Abbreviation for Every Day Carry
The Definition of EDC
Abbreviation for Every Day Carry
19 Other Firearms Definitions You Need To Know
The front sight is placed at the muzzle end of the barrel. It is often (but not always) in the form of a dot or a blade. To attain a proper sight picture and shoot with the greatest degree of accuracy, the shooter's eye should be focused sharply upon the front sight while shooting, allowing both the rear sight and the target to blur somewhat.
An imaginary straight line through the centre of the bore of a firearm extending to infinity.
This is the area in the barrel that is directly forward of the chamber, which tapers to the bore diameter.
A firearm is said to be "zeroed in" when its sights have been adjusted so that the bullet will hit the center of the target when the sights are properly aligned upon the center of the target. The farthest distance from a firearm at which the bullet's path and the point of aim coincide. This term is also used to mean the process of insuring that the sights of a firearm are properly aligned so that where they indicate the bullet will strike is in fact where it strikes.
The part of the trigger mechanism which holds the hammer or striker back. Pressure on the trigger causes the sear to release the hammer or striker, allowing it to strike the firing pin and discharge the weapon.
Abbreviation for feet per second. A term used in expressing the velocity of a bullet.
The "packaged" components that are needed in order to fire in a case or shell holding a primer, (which produces the spark) a charge of propellant (gunpowder) and a projectile (bullets, slug or pellets.) Sometimes called "fixed ammunition" to differentiate from the individual components placed separately in muzzleloaders. A single unit of ammunition in modern firearms is called a cartridge. The units of measure for quantity of ammunition is rounds. There are hundreds of sizes of ammunition, examples include .223 Remington, 9mm Luger, 30.06, .308 Winchester, .300 Winchester Magnum, and .50 Browning Machine Gun (BMG). The ammunition used must match the firearm.
Abbreviation for Side-By-Side.
Abbreviation for Loaded Chamber Indicator
A rod, for loading and/or cleaning a muzzle-loading firearm (usually a pistol) that is permanently connected to the gun by some sort of swivel, so as to be easily utilized, but never lost.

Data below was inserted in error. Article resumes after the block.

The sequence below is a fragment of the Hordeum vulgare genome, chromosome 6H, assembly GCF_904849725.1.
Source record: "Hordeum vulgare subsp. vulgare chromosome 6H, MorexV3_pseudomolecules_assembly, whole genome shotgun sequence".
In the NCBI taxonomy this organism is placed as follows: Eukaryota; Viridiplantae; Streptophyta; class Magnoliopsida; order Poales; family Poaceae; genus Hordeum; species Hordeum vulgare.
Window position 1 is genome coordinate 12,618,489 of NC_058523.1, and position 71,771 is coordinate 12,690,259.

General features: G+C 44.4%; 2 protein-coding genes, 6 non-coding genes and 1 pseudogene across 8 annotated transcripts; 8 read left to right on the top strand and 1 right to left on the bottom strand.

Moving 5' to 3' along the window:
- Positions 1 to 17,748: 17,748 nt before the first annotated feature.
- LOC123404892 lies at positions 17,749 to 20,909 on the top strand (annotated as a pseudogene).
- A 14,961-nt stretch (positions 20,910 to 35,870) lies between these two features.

A needle gun is a bolt-action firearm (the first known type of bolt action rifle) that has a needle-like firing pin, which can pass through fully self-contained (paper) cartridge case to strike a percussion cap at the bullet base. The first experimental needle gun was designed by Jean Samuel Pauly, a Swiss gunsmith, in 1812. The first mass-produced needle gun was invented by the German gunsmith Johann Nicolaus von Dreyse, who, beginning in 1824, had conducted multiple experiments, and in 1836 produced the first viable breech loading gun model using a complete cartridge .
A trigger that breaks from an extremely light touch.
Firearm Owners' Protection Act of 1986. It is a United States federal law that revised many provisions of the Gun Control Act of 1968. It bans civilian ownership of machine guns manufactured after May 19, 1986. Firearms made and registered before that date are not affected. The law limits the Bureau of Alcohol, Tobacco and Firearms from inspecting gun dealers more than once a year, with follow-up inspections allowed only The law also specifically forbids the government from creating a national registry of gun ownership.
An established place where firearms and ammunition are stored, repaired, or manufactured. The term is misused by the media to mean more than one firearm or any quantity of ammunition, as in "they found an arsenal."
Front, metal, part of a handgun's grip, which together with the backstrap, provides a mounting frame for the grip panels.
The Chapman stance uses the same push-pull tension which defines the Weaver, but instead of both elbows being bent, the gun side elbow is held straight and locked in place. Assuming a right-handed shooter, the right arm is punched straight out, while the left elbow is bent and the left hand pulls back to provide tension. As a result of this change, Chapman gets its stability from both muscle and skeletal support. This makes it a little more friendly than Weaver for those who lack upper-body muscle strength.
The distance the trigger must travel before it reaches the break point and fires the gun.
The rear end of the barrel into which the cartridge is inserted
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